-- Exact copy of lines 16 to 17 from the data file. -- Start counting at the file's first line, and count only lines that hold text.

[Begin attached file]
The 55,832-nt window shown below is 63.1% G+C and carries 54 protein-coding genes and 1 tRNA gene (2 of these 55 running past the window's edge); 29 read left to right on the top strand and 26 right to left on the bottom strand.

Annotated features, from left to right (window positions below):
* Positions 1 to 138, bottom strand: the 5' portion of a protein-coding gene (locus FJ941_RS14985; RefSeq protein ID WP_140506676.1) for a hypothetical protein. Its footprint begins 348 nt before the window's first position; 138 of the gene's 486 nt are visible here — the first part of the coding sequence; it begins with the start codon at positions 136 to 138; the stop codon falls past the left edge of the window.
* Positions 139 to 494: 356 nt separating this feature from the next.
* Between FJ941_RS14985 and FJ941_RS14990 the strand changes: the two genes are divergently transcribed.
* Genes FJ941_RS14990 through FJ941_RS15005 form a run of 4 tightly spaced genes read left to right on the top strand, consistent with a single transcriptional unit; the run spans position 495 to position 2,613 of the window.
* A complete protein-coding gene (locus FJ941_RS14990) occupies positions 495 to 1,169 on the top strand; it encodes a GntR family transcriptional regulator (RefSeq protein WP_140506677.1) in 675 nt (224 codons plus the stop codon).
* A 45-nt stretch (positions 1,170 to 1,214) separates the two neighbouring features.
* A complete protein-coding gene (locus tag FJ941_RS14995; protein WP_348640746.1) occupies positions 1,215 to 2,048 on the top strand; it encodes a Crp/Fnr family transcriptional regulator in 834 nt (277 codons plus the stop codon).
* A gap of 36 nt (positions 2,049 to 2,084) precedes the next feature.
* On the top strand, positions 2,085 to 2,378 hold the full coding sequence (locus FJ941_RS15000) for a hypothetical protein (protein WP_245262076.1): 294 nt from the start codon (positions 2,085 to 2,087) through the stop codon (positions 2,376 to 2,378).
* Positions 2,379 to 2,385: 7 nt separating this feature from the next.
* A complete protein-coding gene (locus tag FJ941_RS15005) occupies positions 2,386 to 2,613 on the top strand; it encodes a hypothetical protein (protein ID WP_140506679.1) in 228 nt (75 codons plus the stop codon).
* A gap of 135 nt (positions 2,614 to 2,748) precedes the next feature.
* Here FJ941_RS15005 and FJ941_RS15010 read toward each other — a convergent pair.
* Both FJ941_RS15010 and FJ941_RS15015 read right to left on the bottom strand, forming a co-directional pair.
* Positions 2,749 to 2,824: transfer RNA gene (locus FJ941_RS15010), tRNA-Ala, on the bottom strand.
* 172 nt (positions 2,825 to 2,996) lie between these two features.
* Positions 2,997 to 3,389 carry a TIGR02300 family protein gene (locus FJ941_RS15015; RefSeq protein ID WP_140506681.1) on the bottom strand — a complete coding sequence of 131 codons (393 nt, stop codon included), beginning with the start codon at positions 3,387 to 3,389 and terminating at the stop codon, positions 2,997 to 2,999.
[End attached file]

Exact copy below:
* Both FJ941_RS15010 and FJ941_RS15015 read right to left on the bottom strand, forming a co-directional pair.
* Positions 2,749 to 2,824: transfer RNA gene (locus FJ941_RS15010), tRNA-Ala, on the bottom strand.